Specialty Paper Chemicals
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Published: September 2012
The global specialty paper chemicals market accounts for approximately 50% of the total global paper chemicals market on a value basis.
Specialty paper chemicals can be classified into three groups according to their function and point of use in the paper production process:
- Pulp and fiber treatment chemicals such as deinking, bleaching and pulping chemicals
- Processing aids, which are used to improve the efficiency of paper production, including retention and drainage aids, pitch-control agents, defoamers/deaerators and biocides/slimicides
- Functional chemicals, which are used to impart various properties to the finished paper, ranging from improved strength and optical properties to enhanced printability (dry- and wet-strength resins, sizing agents, coating binders, and specialties, as well as dyes, pigments and fluorescent whitening agents)
Specialty paper chemicals help reduce the consumption of water and energy and increase the use of wastepaper as well as save raw materials by decreasing the paper weight without sacrificing the functional or optical properties of the paper sheet. They also enabled the tremendous speed increase of paper machines. Often, they are formulations of several chemicals, but there are also many single-chemical products. Water treatment chemicals used in the paper industry are not included in the specialty paper chemicals category.
The following pie chart shows world consumption of specialty paper chemicals on a value basis:
Quality requirements for new and existing products, productivity, costs and environmental issues in the papermaking process are the main driving forces for R&D activities, capital investment, growth in consumption, and selection of specialty paper chemicals. Trends for various specialty paper chemical groups are as follows:
- The increasing substitution of virgin wood pulp by recycled fibers will increase the use of deinking chemicals and specialty chemicals such as defoamers, chelates and thickeners.
- Fillers and coating pigments are increasingly used as less expensive replacements for pulp.
The major objectives for paper producers are attaining or improving profitability, meeting customer needs, and embracing technological change, particularly to meet regulations but also to meet the first two objectives. The changing needs of paper producers and a highly competitive marketplace create a very selective environment for improved, new and different specialty paper chemicals. Among a number of major issues impacting the global specialty paper chemicals industry are the following:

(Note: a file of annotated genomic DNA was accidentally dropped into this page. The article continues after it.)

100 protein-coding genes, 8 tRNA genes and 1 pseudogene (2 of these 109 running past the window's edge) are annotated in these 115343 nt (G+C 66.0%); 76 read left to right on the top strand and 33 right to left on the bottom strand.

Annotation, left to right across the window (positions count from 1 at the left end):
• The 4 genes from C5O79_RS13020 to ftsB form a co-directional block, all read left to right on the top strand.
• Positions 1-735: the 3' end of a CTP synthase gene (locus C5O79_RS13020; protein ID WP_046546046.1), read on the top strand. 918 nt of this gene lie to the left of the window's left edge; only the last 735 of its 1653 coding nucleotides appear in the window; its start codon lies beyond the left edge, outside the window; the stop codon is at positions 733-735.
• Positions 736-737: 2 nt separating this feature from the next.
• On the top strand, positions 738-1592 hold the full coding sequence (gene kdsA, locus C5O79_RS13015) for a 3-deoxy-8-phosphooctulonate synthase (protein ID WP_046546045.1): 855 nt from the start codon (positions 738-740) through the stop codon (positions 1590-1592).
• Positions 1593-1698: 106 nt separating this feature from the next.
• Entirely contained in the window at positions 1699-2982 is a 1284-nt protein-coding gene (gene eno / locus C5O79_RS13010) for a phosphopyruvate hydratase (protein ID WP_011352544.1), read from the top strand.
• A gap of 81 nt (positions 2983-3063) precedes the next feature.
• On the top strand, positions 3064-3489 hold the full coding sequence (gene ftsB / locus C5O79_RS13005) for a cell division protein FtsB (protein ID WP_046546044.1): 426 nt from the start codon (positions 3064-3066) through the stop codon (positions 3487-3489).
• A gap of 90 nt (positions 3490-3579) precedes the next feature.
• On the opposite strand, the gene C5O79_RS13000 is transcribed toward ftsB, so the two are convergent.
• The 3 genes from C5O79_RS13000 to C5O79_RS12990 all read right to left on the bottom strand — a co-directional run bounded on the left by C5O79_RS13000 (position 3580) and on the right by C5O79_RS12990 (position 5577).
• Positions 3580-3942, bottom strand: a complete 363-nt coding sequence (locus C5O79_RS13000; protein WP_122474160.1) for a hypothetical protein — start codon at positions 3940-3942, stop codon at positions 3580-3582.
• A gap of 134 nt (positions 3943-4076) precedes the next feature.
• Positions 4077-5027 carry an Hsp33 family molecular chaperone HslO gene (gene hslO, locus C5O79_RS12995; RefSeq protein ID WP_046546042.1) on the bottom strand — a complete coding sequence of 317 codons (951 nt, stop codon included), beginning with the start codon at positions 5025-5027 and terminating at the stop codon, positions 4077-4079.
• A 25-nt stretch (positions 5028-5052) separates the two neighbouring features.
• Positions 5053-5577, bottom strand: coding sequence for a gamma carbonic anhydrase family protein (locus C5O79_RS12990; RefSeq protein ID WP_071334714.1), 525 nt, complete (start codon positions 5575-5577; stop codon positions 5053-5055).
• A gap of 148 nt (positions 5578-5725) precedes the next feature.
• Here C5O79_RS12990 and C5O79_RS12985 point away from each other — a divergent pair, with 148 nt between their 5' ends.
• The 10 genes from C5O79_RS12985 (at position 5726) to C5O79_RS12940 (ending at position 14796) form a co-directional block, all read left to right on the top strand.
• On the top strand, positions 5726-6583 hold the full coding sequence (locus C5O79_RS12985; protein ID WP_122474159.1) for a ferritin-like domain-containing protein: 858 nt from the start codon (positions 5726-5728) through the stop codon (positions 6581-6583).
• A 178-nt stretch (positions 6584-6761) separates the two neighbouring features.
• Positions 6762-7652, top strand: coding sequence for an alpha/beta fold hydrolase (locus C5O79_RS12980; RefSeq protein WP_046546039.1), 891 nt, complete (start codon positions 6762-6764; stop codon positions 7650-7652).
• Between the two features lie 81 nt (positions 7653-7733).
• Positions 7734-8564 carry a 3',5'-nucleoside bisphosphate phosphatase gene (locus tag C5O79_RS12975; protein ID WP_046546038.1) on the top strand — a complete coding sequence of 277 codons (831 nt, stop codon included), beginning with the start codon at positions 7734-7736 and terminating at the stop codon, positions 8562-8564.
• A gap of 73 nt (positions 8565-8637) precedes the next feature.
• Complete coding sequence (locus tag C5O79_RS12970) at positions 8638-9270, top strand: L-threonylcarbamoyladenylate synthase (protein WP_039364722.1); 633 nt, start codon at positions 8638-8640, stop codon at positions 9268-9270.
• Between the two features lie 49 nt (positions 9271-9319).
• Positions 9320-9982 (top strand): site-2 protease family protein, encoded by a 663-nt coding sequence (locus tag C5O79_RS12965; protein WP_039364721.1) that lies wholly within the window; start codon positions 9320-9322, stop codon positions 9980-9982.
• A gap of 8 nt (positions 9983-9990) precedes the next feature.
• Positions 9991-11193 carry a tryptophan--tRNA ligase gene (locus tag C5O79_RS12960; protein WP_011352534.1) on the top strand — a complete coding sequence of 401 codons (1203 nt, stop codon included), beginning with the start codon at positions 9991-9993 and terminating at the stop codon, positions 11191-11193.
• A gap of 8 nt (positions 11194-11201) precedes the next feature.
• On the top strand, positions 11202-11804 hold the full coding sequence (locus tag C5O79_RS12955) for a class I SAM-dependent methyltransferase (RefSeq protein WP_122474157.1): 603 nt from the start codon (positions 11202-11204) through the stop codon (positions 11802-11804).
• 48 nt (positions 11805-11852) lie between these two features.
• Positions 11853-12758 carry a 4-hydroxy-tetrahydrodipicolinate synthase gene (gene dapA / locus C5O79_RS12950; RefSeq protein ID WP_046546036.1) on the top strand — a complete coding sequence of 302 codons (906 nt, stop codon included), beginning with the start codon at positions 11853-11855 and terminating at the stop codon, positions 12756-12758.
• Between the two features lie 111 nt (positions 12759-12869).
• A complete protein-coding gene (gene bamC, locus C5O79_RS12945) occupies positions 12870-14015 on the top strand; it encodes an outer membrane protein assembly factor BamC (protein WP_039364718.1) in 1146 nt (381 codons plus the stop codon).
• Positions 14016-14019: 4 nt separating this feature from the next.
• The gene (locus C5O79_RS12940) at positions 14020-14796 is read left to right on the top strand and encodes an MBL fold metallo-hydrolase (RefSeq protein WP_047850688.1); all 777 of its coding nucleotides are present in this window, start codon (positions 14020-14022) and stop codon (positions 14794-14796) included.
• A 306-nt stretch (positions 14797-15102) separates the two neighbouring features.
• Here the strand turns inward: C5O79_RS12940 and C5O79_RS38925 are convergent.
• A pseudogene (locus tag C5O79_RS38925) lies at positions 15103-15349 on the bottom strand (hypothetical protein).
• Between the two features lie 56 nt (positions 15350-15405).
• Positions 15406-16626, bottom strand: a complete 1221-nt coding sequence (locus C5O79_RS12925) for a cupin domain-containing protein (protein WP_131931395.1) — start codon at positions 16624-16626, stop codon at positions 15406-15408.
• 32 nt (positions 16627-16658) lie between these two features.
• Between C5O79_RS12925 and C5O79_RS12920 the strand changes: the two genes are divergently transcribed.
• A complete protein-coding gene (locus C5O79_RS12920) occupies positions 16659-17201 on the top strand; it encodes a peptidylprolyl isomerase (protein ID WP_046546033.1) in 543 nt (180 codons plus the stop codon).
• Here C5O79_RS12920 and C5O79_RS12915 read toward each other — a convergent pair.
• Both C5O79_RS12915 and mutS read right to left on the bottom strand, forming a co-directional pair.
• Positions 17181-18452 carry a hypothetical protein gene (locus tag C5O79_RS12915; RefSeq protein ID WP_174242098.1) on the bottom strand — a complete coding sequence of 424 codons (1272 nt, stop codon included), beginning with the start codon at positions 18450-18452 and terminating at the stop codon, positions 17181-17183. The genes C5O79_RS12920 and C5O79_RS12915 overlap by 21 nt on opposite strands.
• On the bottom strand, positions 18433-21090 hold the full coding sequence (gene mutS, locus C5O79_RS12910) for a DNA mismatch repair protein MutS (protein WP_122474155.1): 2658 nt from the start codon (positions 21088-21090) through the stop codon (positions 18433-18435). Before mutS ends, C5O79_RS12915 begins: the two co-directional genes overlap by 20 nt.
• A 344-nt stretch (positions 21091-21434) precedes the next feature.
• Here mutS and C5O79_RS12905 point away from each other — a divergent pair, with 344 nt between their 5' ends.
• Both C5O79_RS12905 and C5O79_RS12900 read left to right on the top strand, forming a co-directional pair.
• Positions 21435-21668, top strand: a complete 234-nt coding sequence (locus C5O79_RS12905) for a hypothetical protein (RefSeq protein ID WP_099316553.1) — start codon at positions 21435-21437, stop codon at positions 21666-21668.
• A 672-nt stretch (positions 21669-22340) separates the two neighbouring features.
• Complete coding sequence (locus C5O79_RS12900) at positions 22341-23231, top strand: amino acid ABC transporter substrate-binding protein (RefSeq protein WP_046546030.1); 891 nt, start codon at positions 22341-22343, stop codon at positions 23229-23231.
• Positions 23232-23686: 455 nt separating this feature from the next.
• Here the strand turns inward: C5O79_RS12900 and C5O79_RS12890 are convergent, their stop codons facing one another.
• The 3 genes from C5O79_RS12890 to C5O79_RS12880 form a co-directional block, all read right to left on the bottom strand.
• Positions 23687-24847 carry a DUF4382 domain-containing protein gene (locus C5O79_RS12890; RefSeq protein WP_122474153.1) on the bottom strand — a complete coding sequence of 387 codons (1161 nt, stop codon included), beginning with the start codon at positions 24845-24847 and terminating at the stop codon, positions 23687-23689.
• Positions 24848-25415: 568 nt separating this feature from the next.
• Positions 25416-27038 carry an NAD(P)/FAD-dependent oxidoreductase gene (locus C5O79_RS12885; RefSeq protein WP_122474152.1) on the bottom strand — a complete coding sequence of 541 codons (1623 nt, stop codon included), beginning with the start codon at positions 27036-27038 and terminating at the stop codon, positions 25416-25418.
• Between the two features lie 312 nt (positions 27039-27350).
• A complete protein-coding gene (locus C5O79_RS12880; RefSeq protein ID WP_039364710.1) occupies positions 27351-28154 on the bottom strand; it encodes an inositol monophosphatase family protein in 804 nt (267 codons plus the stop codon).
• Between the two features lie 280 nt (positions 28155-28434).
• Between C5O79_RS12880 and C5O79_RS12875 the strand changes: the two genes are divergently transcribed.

- Consolidation, causing mill closures and fewer, larger customers.
- Closed-loop water systems, reducing effluent discharge and creating new chemical demands.
- Partnering of paper companies with a few select suppliers, generally decreasing the number of distributors.
- Higher collection and utilization of reclaimed fiber from postindustrial and postconsumer waste in place of virgin pulp; however, China competes for imports of this recovered paper, particularly from the United States, as it needs a source of pulp for its rapidly growing, but pulp-deficient paper industry.
By volume, chemical and mechanical pulps account for approximately 50% of total raw material consumption while recycled paper accounts for a share of about 32%. Commodity-type chemicals such as chlorine and oxygen, hydrogen peroxide, sodium salts and sulfuric acid (used mainly in pulp production), and fillers and pigments (mostly China clay and calcium carbonate) represent about 15% of total raw material consumption. To reduce costs and achieve environmental and regulatory compliance objectives, the use of virgin fibers (especially chemical pulps) and alum is expected to decrease, while recycled paper fibers, fillers and pigments, and specialty paper chemicals will extend their share in the raw material mix of the paper and board industry.
In constant US dollar terms, consumption of specialty paper chemicals on a global basis is forecast to grow very slowly, at about 1% annually, over the next five years. Regionally, growth patterns appear very different. Consumption is expected to decrease at an average annual rate of 3% in the NAFTA region; increase at 3–4% in Central and South America; decrease at 3–4% in Western Europe; increase at 2–3% in Eastern Europe, Russia, the Middle East and Africa; and increase at 3% in Japan and 4.5% in the rest of Asia during 2011–2016. China's consumption of specialty paper chemicals reflects its disproportionately high production of lower-value grades of paper and paperboard, which require less specialty paper chemicals. However, growth in consumption of paper chemicals in China is the highest in the world, with 6–6.5% per year as new paper production capacity is added, and higher grades of paper are produced.